Biogeochemistry: Microbes, Rocks, and Soils
Spring 2016 quarter
This upper-division science program will examine the interplay between the biological and chemical processes of the Earth's hydrosphere and lithosphere. Many environmental processes occur as a result of specific microbial processes that are intrinsically controlled by the substrate (geology) and the geochemical parameters (redox, pH), making these studies inherently interdisciplinary.
Over the quarter, we will investigate biotic and abiotic controls on the cycling of important elements (specifically key biological and chemical elements of carbon, nitrogen, iron, etc., and elements we often consider toxic such as arsenic and heavy metals) in both "pristine" and polluted systems, and in aerobic to anaerobic systems. Students will cover topics in environmental microbiology examining the roles microorganisms play in the environment, their metabolism, and the broad diversity of the ecosystems they occupy. Likewise, students will cover topics in geochemistry and geobiology examining the role of microbes in element cycling at the Earth's surface. Laboratory work will focus on both classical microbiological methods, as well as newer biochemical and molecular procedures to determine the biodiversity of soil and water samples and the activity of specific organisms within an ecosystem. In addition, students will learn field sampling techniques, collect soil and/or water samples in the field during day trips, and conduct relevant geochemical analyses in the laboratory to elucidate element cycles. Weekly seminars and student presentations discussing recent research from the primary literature will be important components of the program.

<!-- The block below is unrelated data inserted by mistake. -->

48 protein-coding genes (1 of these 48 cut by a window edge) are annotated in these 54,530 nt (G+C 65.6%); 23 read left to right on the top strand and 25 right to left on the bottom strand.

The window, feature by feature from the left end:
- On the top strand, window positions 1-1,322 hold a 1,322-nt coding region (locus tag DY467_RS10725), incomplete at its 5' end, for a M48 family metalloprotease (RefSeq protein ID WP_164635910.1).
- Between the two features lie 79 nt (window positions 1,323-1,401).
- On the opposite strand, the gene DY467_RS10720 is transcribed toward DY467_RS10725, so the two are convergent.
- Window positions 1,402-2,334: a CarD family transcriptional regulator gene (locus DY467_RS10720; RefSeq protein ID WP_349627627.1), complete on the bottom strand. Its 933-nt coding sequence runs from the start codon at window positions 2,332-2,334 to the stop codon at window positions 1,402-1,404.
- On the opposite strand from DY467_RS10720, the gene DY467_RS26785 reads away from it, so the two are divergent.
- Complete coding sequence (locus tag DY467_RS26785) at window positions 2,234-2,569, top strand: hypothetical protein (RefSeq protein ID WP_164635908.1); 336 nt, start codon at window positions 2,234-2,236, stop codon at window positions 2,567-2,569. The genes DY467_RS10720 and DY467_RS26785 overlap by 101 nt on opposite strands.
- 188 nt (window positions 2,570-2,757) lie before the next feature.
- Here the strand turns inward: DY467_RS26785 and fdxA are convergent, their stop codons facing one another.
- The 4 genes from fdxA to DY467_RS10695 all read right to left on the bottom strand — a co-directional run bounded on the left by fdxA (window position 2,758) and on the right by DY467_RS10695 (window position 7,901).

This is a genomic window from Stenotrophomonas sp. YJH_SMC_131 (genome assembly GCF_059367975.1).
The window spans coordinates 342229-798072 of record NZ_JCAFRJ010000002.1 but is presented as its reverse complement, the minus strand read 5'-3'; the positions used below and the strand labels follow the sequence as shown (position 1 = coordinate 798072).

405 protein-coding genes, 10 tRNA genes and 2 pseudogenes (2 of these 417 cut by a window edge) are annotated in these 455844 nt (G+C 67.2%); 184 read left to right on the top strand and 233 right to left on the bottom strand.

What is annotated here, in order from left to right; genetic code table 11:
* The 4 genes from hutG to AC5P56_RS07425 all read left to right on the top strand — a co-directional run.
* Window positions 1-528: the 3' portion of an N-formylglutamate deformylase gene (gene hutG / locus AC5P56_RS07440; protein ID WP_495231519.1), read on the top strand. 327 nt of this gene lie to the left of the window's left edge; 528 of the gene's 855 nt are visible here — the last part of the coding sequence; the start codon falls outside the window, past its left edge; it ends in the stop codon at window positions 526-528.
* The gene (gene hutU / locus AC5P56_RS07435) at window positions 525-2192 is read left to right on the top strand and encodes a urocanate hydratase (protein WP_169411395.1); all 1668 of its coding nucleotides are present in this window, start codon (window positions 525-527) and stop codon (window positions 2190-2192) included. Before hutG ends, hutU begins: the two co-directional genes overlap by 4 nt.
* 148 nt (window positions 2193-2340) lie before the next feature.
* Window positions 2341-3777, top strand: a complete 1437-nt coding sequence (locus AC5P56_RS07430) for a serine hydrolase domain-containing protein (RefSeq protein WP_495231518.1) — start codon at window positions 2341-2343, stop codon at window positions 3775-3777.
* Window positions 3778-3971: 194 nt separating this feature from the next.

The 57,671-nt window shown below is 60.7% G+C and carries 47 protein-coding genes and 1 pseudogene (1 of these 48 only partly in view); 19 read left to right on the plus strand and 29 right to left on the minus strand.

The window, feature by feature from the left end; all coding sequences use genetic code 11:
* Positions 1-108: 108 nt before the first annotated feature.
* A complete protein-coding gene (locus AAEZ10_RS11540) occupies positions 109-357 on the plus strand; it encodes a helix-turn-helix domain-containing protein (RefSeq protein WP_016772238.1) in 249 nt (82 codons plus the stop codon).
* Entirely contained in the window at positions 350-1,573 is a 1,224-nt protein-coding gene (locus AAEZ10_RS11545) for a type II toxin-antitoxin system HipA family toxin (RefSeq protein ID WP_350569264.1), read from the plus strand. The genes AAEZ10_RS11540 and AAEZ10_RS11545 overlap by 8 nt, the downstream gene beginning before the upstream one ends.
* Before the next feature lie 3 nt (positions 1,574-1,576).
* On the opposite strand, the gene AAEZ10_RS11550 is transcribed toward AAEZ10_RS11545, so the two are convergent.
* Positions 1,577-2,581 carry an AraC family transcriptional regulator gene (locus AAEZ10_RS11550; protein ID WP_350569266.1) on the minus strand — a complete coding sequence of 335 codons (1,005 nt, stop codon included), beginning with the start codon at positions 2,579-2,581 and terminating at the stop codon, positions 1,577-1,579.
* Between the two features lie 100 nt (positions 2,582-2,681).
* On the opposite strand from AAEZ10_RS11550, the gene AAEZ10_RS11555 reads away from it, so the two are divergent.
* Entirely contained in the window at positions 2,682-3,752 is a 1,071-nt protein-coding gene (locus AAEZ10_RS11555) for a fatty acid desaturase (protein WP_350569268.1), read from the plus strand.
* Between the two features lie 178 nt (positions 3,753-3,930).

Fields of Study
Preparatory for studies or careers in
Location and Schedule
Offered during: Day